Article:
Why IoT devices like Amazon Echo are a target for attackers, and how to protect yourself
Key reinstallation attacks or KRACK are cyberattacks that exploit a vulnerability in the way WiFi networks encrypt and transmit data, with the aim of stealing what is transmitted over the network. Such attacks can result in theft of sensitive information or can be used as man-in-the-middle attacks, serving the victim a fake website or injecting malicious code into a legitimate site. Recently, researchers from ESET have revealed that some Echo and Kindle devices from Amazon are vulnerable to this attack. Here is what this means, why IoT devices are attacked, and how to prevent attacks in your home or business:
Amazon's Echo and the 8th generation of Amazon Kindle are vulnerable to KRACK attacks
According to research from ESET's Smart Home Research Team, the first generation of Amazon Echo devices (released in 2015), and the 8th generation of Kindle (released in 2016) are vulnerable to the KRACK attack, which made the headlines in 2017. It is a significant vulnerability that affected all WiFi networks, and allowed attackers to decrypt all the data that their victims transmit, and use it as they see fit.
Because of this vulnerability, unpatched Amazon Echo and Kindle devices could have their communication decrypted, data could be injected and forged, and sensitive information could be exposed to the attacker.
ESET communicated this problem to Amazon in October 2018, and, in January 2019, Amazon confirmed that they could replicate the issue, and started to work on a patch. In the coming weeks, Amazon has also released new firmware updates for the vulnerable devices, to fix the problem. Therefore, if you have an Echo device, Check & Update Your Alexa Device Software. If you have an 8th generation Kindle, go to Kindle E-Reader Software Updates.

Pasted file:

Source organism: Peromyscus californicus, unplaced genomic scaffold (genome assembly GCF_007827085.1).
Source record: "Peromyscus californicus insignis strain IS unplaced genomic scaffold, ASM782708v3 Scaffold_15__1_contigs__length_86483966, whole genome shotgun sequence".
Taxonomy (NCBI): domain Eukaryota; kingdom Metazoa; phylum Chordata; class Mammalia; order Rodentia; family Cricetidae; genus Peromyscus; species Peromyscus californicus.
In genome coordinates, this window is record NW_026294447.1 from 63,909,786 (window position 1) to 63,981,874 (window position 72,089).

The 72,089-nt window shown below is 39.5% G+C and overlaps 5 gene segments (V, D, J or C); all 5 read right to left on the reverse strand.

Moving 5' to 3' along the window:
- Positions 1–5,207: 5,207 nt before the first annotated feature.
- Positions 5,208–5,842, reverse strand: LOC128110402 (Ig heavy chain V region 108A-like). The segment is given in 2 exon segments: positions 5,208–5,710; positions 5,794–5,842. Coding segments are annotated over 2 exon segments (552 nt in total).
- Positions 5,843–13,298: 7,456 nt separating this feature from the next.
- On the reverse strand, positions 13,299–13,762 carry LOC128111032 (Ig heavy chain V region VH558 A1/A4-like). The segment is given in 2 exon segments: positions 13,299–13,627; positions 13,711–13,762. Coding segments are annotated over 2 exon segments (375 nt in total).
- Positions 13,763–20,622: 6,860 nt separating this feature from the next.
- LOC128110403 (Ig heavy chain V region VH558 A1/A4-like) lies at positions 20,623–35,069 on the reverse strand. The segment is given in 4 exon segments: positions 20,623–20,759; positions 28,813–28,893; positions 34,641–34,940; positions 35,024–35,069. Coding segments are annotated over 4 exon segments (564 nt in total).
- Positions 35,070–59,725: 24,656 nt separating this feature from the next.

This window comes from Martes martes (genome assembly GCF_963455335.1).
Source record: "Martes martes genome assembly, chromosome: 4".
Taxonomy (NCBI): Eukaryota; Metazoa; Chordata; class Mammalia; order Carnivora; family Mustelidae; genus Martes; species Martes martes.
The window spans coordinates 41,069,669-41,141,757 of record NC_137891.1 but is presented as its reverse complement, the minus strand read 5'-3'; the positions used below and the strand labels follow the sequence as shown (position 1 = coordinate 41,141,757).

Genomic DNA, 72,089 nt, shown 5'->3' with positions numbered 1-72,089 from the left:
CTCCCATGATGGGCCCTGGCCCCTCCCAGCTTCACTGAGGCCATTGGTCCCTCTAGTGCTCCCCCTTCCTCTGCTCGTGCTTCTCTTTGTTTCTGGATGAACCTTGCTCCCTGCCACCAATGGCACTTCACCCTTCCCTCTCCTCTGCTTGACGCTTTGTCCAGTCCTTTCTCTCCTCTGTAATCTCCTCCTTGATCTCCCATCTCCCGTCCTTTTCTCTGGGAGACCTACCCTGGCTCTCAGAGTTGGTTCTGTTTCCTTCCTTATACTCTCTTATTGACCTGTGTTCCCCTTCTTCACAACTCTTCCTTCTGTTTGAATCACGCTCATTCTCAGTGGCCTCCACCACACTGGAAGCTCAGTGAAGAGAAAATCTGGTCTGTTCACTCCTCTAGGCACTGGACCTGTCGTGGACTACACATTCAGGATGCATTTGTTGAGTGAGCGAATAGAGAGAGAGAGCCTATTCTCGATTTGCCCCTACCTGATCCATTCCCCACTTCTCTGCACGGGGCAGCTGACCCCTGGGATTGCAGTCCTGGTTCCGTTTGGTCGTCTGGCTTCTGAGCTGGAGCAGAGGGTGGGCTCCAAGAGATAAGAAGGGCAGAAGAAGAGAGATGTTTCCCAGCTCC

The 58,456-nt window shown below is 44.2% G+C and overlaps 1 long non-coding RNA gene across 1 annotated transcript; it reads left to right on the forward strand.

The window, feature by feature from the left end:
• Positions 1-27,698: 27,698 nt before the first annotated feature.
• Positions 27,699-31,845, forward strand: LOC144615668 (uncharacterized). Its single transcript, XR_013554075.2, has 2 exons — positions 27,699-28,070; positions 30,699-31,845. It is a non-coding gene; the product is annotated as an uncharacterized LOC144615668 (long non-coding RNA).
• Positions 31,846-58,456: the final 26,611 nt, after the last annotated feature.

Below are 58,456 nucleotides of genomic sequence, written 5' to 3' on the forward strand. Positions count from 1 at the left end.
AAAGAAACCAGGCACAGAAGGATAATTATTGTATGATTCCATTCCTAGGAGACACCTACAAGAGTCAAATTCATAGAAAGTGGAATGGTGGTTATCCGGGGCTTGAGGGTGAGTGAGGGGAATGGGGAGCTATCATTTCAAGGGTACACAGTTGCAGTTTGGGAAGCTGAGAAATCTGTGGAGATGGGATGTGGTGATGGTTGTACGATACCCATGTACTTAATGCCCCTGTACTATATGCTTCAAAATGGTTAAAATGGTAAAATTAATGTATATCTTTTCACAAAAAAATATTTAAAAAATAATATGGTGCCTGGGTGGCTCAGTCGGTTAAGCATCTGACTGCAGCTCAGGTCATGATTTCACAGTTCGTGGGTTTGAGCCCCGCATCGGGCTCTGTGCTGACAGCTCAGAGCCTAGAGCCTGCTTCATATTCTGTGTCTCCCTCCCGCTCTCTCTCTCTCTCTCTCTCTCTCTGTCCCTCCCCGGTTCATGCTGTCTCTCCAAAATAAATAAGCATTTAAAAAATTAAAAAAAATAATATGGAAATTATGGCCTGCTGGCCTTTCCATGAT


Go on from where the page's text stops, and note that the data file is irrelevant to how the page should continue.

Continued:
Why hackers love to target IoT devices like Amazon Echo
Amazon Echo is an IoT (Internet of Things) device that's popular in modern homes and businesses. People use it for many reasons, including for controlling other IoT devices in their homes, like their wireless routers, smart bulbs, smart plugs, sensors, thermostats, and so on. Echo is used to interact with Amazon's Alexa, which has more than 100,000 skills and growing. With its help, you can do things like order pizza, stream TV to a compatible device in your home, manage your to-do list, get the latest news, or control your Nest Learning Thermostat.
Amazon Echo and all other IoT devices share the following characteristics that make them appealing to attackers:
- Always on - you do not turn your Amazon Echo or your smart plug off. It is always turned on and waiting for your commands. So are all other IoT devices in your home or business.
- Always connected - your IoT devices are always connected to the WiFi, and often, also to the internet.
- Easy to exploit vulnerabilities - this is true, especially for cheaper devices, whose manufacturers did not invest a lot into security. Some IoT devices barely get firmware updates and security fixes.